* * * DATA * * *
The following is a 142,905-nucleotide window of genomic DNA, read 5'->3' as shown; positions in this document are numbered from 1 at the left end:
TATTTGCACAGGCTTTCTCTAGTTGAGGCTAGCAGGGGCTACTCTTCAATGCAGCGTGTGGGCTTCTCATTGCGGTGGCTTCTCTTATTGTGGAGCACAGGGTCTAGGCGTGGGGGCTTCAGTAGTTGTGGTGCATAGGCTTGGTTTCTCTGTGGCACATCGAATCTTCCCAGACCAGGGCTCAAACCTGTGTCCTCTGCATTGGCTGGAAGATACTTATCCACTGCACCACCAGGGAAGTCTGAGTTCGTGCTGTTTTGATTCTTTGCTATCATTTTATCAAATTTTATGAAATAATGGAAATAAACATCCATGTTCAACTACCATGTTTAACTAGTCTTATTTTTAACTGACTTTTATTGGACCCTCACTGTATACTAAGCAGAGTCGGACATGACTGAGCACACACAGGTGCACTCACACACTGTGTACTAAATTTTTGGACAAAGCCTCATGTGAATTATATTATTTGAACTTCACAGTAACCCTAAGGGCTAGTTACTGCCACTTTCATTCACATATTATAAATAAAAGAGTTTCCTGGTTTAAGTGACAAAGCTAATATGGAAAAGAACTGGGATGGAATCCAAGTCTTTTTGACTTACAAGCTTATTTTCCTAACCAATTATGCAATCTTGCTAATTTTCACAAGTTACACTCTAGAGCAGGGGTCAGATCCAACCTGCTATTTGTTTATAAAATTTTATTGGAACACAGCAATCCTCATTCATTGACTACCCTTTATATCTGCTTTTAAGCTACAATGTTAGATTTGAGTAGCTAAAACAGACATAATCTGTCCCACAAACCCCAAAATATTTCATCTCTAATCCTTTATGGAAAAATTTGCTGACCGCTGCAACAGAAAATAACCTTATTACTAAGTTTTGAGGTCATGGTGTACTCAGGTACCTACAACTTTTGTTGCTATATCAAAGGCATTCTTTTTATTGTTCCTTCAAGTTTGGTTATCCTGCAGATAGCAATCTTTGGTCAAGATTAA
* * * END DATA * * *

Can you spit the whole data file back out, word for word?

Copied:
The following is a 142,905-nucleotide window of genomic DNA, read 5'->3' as shown; positions in this document are numbered from 1 at the left end:
TATTTGCACAGGCTTTCTCTAGTTGAGGCTAGCAGGGGCTACTCTTCAATGCAGCGTGTGGGCTTCTCATTGCGGTGGCTTCTCTTATTGTGGAGCACAGGGTCTAGGCGTGGGGGCTTCAGTAGTTGTGGTGCATAGGCTTGGTTTCTCTGTGGCACATCGAATCTTCCCAGACCAGGGCTCAAACCTGTGTCCTCTGCATTGGCTGGAAGATACTTATCCACTGCACCACCAGGGAAGTCTGAGTTCGTGCTGTTTTGATTCTTTGCTATCATTTTATCAAATTTTATGAAATAATGGAAATAAACATCCATGTTCAACTACCATGTTTAACTAGTCTTATTTTTAACTGACTTTTATTGGACCCTCACTGTATACTAAGCAGAGTCGGACATGACTGAGCACACACAGGTGCACTCACACACTGTGTACTAAATTTTTGGACAAAGCCTCATGTGAATTATATTATTTGAACTTCACAGTAACCCTAAGGGCTAGTTACTGCCACTTTCATTCACATATTATAAATAAAAGAGTTTCCTGGTTTAAGTGACAAAGCTAATATGGAAAAGAACTGGGATGGAATCCAAGTCTTTTTGACTTACAAGCTTATTTTCCTAACCAATTATGCAATCTTGCTAATTTTCACAAGTTACACTCTAGAGCAGGGGTCAGATCCAACCTGCTATTTGTTTATAAAATTTTATTGGAACACAGCAATCCTCATTCATTGACTACCCTTTATATCTGCTTTTAAGCTACAATGTTAGATTTGAGTAGCTAAAACAGACATAATCTGTCCCACAAACCCCAAAATATTTCATCTCTAATCCTTTATGGAAAAATTTGCTGACCGCTGCAACAGAAAATAACCTTATTACTAAGTTTTGAGGTCATGGTGTACTCAGGTACCTACAACTTTTGTTGCTATATCAAAGGCATTCTTTTTATTGTTCCTTCAAGTTTGGTTATCCTGCAGATAGCAATCTTTGGTCAAGATTAA